Experience matters

Steven James Yule, David Rowley, Rhona Flin, Nikki Maran, George Youngson, John Duncan, Simon Paterson-Brown

Research output: Contribution to journalArticlepeer-review

80 Citations (Scopus)


There is growing evidence that non-technical skills (NTS) are related to surgical outcomes and patient safety. The aim of this study was to further evaluate a behaviour rating system (NOTSS: Non-Technical Skills for Surgeons) which can be used for workplace assessment of the cognitive and social skills which are essential components of NTS. A novice group composed of consultant surgeons (n = 44) from five Scottish hospitals attended one of six experimental sessions and were trained to use the NOTSS system. They then used NOTSS to rate surgeons' behaviors in six simulated scenarios filmed in the operating room. The behaviours demonstrated in each scenario were compared to expert ratings to determine accuracy. The mode rating from the novice group (who received a short training session in behaviour assessment) was the same as the expert group in 50% of ratings. Where there was disagreement, novice raters tended to provide lower ratings than the experts. Novice raters require significant training in this emerging area of competence in order to accurately rate non-technical skills.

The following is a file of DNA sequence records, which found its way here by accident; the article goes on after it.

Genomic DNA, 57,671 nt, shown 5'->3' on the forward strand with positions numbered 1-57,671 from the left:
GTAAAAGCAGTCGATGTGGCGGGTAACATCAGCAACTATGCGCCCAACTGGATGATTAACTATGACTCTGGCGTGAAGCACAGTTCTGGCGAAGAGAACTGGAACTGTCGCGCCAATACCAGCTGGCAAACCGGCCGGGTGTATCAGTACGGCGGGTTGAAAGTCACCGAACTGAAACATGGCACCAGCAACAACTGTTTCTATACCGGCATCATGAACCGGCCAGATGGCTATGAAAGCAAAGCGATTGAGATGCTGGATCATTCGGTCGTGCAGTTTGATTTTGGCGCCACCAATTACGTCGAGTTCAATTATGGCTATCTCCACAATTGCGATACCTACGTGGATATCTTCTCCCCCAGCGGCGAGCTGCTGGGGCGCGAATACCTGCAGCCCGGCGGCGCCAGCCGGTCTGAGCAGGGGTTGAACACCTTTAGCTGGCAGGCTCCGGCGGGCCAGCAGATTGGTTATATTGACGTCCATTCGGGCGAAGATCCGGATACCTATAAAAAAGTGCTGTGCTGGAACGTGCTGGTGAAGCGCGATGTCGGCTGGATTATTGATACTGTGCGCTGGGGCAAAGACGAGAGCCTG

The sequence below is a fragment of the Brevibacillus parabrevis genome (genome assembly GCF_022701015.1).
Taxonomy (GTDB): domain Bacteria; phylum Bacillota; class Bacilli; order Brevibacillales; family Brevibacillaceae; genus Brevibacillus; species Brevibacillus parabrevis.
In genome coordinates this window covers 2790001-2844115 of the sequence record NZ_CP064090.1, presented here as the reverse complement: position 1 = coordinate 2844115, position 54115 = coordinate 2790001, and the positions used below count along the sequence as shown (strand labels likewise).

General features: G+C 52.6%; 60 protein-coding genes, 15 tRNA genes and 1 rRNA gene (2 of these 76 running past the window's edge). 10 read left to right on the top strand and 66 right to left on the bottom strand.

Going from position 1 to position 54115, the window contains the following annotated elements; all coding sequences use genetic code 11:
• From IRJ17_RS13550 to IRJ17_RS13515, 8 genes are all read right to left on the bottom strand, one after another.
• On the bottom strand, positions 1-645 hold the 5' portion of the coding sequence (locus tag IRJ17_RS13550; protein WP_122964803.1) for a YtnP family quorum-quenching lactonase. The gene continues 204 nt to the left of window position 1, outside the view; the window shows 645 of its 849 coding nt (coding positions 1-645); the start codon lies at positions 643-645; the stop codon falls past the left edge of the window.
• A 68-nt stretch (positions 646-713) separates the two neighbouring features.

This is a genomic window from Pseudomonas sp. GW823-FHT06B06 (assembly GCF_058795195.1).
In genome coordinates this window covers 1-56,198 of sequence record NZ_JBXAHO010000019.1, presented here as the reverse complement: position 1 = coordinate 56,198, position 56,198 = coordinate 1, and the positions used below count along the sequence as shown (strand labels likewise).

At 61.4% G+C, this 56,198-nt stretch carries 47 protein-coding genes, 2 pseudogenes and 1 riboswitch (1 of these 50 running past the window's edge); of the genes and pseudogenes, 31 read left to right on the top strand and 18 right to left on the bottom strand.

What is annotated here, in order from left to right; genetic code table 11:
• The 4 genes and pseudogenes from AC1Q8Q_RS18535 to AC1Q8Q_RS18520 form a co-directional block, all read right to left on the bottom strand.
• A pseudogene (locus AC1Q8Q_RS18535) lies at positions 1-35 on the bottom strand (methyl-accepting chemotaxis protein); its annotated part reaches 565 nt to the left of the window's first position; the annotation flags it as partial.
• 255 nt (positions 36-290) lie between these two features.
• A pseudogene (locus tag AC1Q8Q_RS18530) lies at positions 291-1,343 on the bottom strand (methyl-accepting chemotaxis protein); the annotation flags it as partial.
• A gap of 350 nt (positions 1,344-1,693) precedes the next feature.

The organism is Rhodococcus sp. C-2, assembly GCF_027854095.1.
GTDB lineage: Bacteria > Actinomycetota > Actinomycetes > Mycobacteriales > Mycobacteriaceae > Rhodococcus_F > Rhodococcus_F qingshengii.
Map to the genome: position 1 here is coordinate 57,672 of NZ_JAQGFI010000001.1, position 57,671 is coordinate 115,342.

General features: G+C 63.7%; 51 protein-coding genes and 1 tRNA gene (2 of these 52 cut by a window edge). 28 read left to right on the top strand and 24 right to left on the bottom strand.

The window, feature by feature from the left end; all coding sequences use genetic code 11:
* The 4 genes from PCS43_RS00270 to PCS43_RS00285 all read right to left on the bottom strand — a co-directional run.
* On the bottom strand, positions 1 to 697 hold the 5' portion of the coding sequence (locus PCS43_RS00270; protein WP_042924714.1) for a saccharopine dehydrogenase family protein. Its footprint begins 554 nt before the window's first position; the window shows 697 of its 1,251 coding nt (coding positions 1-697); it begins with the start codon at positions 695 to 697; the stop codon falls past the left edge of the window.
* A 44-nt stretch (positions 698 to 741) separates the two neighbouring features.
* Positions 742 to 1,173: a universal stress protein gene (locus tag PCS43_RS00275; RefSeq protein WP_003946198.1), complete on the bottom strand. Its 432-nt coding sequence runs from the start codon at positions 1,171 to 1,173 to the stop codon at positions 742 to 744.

Original languageEnglish
Pages (from-to)154-160
Number of pages7
JournalANZ Journal of Surgery
Issue number3
Publication statusPublished - Mar 2009


  • behaviour rating
  • non-technical skill
  • patient safety
  • surgical skill
  • workplace assessment
  • operating-room
  • surgeons
  • reliability
  • performance
  • teams


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